Ray Ekpu, renowned journalist, says after years of military and democratic rule, Nigeria is still at ground zero.
He said this at a colloquium in Lagos to commemorate his 70th birthday and 45 years in journalism.
Ekpu, a co-founder of Newswatch who was, at different times, imprisoned for his anti-government writings, said Nigeria leaders had missed some opportunities to take the country into a higher development realm.
“We are still at ground zero, the semi permanent place of the world,” he said.
“We are still called underdeveloped country although we try to give ourselves some cold comfort by calling ourselves ‘developing’ country’.”
Hinging on the theme of the colloquium ‘Nigeria: The Leadership Question’, Ekpu said leadership is central to our underdevelopment and would have been central to our entry into the land of fulfillment if we got it right.
“Is Nigeria’s low development situation a function of colonialism, military rule or poor constitution? The colonialists left 57 years ago. I remember that Governor Sam Mbakwe of Imo state had suggested, not entirely jokingly, that we should recall the colonialists and hand back the country for them to run. But you will agree that it would be futile or even foolish to continue to blame the colonialists who left our shores 57 years ago for our stunted growth.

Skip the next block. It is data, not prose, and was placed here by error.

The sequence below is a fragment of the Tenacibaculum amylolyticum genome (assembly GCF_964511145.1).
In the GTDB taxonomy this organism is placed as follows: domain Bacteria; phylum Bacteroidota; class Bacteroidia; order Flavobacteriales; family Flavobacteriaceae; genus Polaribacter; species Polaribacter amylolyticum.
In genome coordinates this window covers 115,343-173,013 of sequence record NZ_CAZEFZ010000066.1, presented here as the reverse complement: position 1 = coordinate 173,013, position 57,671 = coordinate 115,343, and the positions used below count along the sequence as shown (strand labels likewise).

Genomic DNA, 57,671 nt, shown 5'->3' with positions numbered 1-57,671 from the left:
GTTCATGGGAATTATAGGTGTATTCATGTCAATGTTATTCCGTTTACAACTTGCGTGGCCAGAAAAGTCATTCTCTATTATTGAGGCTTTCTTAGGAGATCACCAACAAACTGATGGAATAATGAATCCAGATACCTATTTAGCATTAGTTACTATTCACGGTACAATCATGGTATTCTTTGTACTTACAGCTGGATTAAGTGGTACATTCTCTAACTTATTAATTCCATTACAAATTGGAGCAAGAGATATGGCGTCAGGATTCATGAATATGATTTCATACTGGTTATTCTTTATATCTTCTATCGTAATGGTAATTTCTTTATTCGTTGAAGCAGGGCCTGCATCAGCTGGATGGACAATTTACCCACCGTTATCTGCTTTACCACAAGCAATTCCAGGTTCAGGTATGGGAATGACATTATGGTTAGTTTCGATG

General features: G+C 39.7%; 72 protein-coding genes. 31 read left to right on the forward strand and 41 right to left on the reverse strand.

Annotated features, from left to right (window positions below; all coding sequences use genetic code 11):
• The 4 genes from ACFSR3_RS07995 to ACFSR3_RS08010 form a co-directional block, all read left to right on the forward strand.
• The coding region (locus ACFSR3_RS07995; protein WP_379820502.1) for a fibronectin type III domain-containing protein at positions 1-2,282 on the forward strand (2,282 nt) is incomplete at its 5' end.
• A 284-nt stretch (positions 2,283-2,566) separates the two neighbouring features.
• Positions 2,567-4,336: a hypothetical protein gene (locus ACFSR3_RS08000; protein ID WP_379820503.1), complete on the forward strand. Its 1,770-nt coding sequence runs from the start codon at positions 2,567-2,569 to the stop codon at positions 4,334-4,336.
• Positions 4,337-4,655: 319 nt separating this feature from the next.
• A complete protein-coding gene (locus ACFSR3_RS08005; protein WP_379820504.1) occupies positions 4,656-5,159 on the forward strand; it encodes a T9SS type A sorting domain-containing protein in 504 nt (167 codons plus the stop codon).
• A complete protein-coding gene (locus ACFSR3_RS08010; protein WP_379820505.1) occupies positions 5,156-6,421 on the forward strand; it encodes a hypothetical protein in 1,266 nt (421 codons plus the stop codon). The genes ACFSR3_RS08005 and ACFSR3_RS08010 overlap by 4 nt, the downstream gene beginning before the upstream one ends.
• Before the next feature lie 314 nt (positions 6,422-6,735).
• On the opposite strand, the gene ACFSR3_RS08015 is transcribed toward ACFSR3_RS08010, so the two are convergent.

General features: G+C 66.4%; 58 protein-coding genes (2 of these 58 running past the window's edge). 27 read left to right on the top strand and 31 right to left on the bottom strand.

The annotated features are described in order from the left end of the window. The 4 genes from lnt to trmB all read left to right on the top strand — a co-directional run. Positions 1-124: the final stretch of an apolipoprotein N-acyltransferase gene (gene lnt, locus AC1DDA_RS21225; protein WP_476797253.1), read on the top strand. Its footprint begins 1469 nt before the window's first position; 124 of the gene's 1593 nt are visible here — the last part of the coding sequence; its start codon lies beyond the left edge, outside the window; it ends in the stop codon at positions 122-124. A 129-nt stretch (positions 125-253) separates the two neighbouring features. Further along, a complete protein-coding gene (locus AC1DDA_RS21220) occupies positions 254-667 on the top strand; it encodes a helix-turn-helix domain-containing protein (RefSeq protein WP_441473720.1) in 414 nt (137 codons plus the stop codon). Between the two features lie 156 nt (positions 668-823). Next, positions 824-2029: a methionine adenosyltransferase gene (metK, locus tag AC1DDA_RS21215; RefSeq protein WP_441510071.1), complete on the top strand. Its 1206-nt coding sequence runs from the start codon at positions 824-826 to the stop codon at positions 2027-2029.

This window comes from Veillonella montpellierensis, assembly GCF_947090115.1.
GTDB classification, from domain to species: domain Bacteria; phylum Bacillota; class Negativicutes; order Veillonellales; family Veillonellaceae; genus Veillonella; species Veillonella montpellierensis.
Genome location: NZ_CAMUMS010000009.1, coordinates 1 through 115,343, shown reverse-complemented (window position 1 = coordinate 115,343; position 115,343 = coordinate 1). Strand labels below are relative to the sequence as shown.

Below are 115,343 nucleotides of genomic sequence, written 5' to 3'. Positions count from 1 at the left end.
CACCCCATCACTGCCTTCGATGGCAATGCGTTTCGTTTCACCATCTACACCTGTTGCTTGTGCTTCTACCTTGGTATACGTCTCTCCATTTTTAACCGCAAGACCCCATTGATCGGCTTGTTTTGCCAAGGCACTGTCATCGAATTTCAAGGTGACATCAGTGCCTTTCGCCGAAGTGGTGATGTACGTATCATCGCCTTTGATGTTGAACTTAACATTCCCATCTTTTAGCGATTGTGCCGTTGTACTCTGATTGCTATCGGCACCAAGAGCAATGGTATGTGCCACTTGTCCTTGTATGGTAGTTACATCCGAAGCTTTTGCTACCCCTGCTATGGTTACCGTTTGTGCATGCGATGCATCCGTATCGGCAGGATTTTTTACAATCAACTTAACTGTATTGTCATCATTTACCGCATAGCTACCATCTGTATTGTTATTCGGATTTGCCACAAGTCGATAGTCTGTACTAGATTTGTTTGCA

“Or do we finger military rule for our backwardness? But the South East Asian Tigers who are now called Asian Dragons also had military rule. The difference is that they used the discipline, their command structure and the no-nonsense approach to problem solving to good effect. But our military were basically a renegade elite interested largely in a chop-and-quench approach to governance.”
Ekpu added that till now, Nigeria is yet to recover funds squirreled out of the country and lodged in “coded accounts” in various countries.
“Out of 12 military governors of Yakubu Gowon, the then head of state, Ekpu said only 10 were indicted while the other two were declared not corrupt, and no other military government has been investigated since then to have the idea of the size of the worms that would have crawled out of the can, and whether or not the discovery would be of stratospheric proportion.”
He said some have blamed the country’s woes on the constitution instead of the operators of the constitution.
“We ran the parliamentary system from 1960 to January 15, 1966 and the presidential system from October 1, 1979 to December 31, 1983. We have also run it from 1999 till date,” he said.
“Both the parliamentary and presidential systems have worked well in Britain and United States from where we imported them. So why has none of them worked smoothly like a well-oiled Swiss watch in Nigeria? My considered view is that the operators of the constitution must be held responsible.”